Opinion: Remembering the women of Kurahaupo

Off to the distance:  Rangitoto (d'Urville Island), where Hinepoupou resided with her Ngati Kuia relatives.
Marion van Dijk/Fairfax NZ

Off to the distance: Rangitoto (d'Urville Island), where Hinepoupou resided with her Ngati Kuia relatives.

OPINION: March 8 was International Women's Day. Around the world and throughout New Zealand communities organised events highlighting this year's theme: Women in the Changing World of Work: Planet 50:50 by 2030.

According to the United Nations, women and girls are on the "frontlines of poverty conflict, climate change, food insecurity and global economic crises". It continues, "The contribution and leadership of women and girls are central to finding a solution to these issues", which, states the UN, is, "imperative for sustainable growth".

These observations certainly apply here, and particularly in the case of Maori women. As such, it is an appropriate time to remember some of the exploits of local Maori women.


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In the Maori world female ancestors have always been recognised for their leadership qualities, though often their stories are overshadowed by male ancestors whose exploits in warfare seem to invoke more excitement. But let us not forget that there were many women known for their fighting abilities.  

In the mythological realm women were often viewed as oracles or repositories of knowledge. For instance, it was from Murirangawhenua whom Maui acquired his magical hook that he in turn used then to fish up islands. The eponymous ancestors of many iwi were often female. In this area, for instance, we have Ngati Kuia. Hapu (sub-tribes), many of whom we  rarely speak of these days, took the names of female ancestors also, including, Ngai Te Heiwi, Ngati Hinekauwhata, and Ngati Wharepuka.  

One of the most well-known woman from this area is Hinepoupou. Her story is one of strength and resilience.

According to tradition she resided on Rangitoto (d'Urville Island) with her Ngati Kuia relatives. Her husband, intent on ridding himself of her, planned a trip to Kapiti Island under the pretence of harvesting a moss used in the manufacturing of perfume, it was here that he was going to abandon her. It was the case, then, that Hinepoupou, her husband, brother in law, and two pet dogs, made the trip to Kapiti.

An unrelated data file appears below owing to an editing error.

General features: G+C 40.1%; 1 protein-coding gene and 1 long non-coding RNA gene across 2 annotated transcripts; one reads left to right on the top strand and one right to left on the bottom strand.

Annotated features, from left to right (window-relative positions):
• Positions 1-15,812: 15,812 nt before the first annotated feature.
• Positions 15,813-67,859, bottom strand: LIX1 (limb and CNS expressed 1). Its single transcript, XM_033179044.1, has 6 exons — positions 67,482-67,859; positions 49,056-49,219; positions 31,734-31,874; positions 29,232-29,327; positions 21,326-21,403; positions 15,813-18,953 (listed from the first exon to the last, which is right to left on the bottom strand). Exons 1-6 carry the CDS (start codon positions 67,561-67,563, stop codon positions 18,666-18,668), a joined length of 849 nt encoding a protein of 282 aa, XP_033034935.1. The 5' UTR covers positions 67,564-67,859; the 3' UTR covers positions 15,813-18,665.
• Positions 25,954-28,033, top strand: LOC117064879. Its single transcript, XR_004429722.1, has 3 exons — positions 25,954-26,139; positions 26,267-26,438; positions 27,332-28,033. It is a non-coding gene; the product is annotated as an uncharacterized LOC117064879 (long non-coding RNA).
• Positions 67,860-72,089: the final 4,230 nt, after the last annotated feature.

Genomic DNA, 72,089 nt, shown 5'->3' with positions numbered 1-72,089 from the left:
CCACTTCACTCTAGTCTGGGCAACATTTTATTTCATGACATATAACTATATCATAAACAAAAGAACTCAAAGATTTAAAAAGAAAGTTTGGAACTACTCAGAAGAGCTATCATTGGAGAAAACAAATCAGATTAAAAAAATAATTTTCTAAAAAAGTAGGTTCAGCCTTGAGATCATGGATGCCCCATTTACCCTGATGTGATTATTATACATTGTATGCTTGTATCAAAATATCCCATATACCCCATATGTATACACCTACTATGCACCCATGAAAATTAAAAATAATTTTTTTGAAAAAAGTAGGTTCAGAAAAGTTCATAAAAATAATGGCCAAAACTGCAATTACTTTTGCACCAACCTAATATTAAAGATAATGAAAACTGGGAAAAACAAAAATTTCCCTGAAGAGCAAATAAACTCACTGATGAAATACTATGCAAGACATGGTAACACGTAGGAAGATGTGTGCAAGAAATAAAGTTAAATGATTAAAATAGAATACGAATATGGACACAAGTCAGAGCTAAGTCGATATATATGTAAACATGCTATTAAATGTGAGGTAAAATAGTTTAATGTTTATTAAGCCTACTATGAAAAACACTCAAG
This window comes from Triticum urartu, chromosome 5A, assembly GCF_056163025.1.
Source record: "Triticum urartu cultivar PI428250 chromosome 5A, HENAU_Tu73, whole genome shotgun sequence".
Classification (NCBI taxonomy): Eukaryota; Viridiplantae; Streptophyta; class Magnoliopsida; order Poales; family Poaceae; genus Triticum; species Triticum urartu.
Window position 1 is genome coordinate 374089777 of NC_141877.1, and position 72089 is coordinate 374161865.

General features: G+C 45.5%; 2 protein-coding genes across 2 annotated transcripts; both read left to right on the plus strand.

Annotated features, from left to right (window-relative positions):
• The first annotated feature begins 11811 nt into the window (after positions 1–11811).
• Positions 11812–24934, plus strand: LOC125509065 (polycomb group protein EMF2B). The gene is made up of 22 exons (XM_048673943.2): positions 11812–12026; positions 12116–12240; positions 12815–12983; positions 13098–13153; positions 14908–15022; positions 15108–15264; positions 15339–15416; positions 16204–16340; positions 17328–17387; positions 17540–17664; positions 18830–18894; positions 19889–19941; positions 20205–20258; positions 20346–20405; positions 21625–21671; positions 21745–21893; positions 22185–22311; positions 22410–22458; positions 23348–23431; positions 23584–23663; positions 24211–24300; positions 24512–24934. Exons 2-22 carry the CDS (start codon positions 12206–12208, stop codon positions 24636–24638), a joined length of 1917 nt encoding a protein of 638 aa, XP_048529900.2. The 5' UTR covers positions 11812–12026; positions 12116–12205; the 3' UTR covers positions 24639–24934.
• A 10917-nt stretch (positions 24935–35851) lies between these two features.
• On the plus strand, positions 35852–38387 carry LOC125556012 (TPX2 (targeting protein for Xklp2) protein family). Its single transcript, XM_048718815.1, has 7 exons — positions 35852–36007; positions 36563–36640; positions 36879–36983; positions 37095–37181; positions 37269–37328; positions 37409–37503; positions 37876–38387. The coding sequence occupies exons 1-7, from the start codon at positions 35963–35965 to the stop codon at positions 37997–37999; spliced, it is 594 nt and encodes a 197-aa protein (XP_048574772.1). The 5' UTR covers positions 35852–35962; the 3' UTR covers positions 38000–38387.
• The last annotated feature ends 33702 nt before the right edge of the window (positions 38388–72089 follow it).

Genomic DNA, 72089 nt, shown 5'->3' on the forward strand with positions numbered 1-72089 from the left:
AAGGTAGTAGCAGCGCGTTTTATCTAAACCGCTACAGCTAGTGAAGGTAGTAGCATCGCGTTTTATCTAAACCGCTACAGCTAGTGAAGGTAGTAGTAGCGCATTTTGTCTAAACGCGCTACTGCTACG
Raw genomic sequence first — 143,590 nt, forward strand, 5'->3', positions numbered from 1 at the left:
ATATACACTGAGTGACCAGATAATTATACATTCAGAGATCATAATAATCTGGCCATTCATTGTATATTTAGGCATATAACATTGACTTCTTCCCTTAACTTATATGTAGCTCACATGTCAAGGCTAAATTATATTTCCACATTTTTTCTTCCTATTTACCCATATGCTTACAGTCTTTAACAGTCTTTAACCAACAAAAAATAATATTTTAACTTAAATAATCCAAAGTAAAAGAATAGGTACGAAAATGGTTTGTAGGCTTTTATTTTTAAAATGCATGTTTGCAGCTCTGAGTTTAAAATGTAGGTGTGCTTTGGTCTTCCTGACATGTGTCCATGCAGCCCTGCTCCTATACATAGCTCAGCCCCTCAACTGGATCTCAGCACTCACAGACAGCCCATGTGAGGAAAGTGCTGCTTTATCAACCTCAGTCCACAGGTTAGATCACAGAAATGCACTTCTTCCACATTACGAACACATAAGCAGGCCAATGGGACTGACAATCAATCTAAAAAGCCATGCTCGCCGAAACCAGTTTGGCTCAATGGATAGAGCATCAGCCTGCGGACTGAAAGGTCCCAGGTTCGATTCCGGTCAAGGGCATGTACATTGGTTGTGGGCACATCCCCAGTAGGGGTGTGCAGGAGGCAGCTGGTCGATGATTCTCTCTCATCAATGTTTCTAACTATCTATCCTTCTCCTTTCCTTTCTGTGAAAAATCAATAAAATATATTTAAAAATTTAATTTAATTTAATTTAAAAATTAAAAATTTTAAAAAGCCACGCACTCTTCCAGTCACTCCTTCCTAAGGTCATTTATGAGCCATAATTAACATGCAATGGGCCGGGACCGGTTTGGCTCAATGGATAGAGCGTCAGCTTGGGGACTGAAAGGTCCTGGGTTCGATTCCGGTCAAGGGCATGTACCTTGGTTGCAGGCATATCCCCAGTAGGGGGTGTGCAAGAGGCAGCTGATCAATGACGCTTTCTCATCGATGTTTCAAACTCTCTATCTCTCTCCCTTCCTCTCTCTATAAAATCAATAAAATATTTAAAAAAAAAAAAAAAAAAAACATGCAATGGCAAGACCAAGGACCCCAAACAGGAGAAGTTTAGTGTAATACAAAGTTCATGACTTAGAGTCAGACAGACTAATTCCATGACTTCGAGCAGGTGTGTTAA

As Hinepoupou went about her work her husband deserted her. Undeterred, Hinepoupou constructed a raft and began the arduous journey home. When she grew tired she recited incantations summoning Kaikaiawaro, the tribal deity that had for generations protected the descendants of Matuahautere.

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Hinepoupou indeed made it home. Despite her ordeal she discovered a number of new fishing grounds. As for her husband, he would realise to his detriment that marrying a woman of Hinepoupou's station brought with it privileges, obligations, and consequences.   

Another woman of great repute was Tamairangi. Known not just for beauty, she was also a gifted composer and singer. As it would transpire it was these talents that would save her life and that of her son, Te Kekerengu.

Tamairangi lived during a period of great change for tangata whenua in this area, change brought about by the musket and the migration of new peoples into the Cook Strait region. During the inter-tribal fighting of the late 1820s, Tamairangi was captured by Te Rangihaeata, the Ngati Toa chief who would in 1843 kill 23 New Zealand Company settlers at Tuamarino. When Te Rangihaeata heard Tamairangi's lament for her people he placed her and Te Kekerengu under his protection. 

Te Kekerengu had a reputation for promiscuity, a reputation that would soon prove correct, when he was discovered in a compromising position with one of Te Rangihaeata's wives. Tamairangi and Te Kekerengu made a hasty escape to the South Island where they sought refuge with their relatives. The party stopped at Arapaoa Island, but were quickly moved on by the locals who feared retribution from Ngati Toa. They then travelled south to Kaikoura and Omihi, here the fugitives were given shelter, but it was not long before Ngati Toa learnt of their whereabouts. When Omihi was attacked Te Kekerengu evaded capture, his Ngai Tahu hosts would pay dearly.

The story of Tamairangi and Hinepoupou aptly highlights the oft-quoted expression, 'ma te wahine, ka ngaro te tangata' - by women and land men do perish. The inference here is that women can exhort men to act.

These Kurahaupo women lived over 200 years ago, at a time very different from our own. The intervening years have produced many other outstanding female leaders who have spearheaded the advancement of their communities. It should not be forgotten that their successes were hard fought for. Obstacles, from both within and outside of their communities, had to be overcome.

The example set by their female forebears was, I am sure, constantly in the back of their minds. 

Dr Peter Meihana, of Blenheim, is Ngati Kuia, Ngati Apa ki te Ra To, Rangitane, and Ngai Tahu. He teaches history at Massey University.

 - The Marlborough Express


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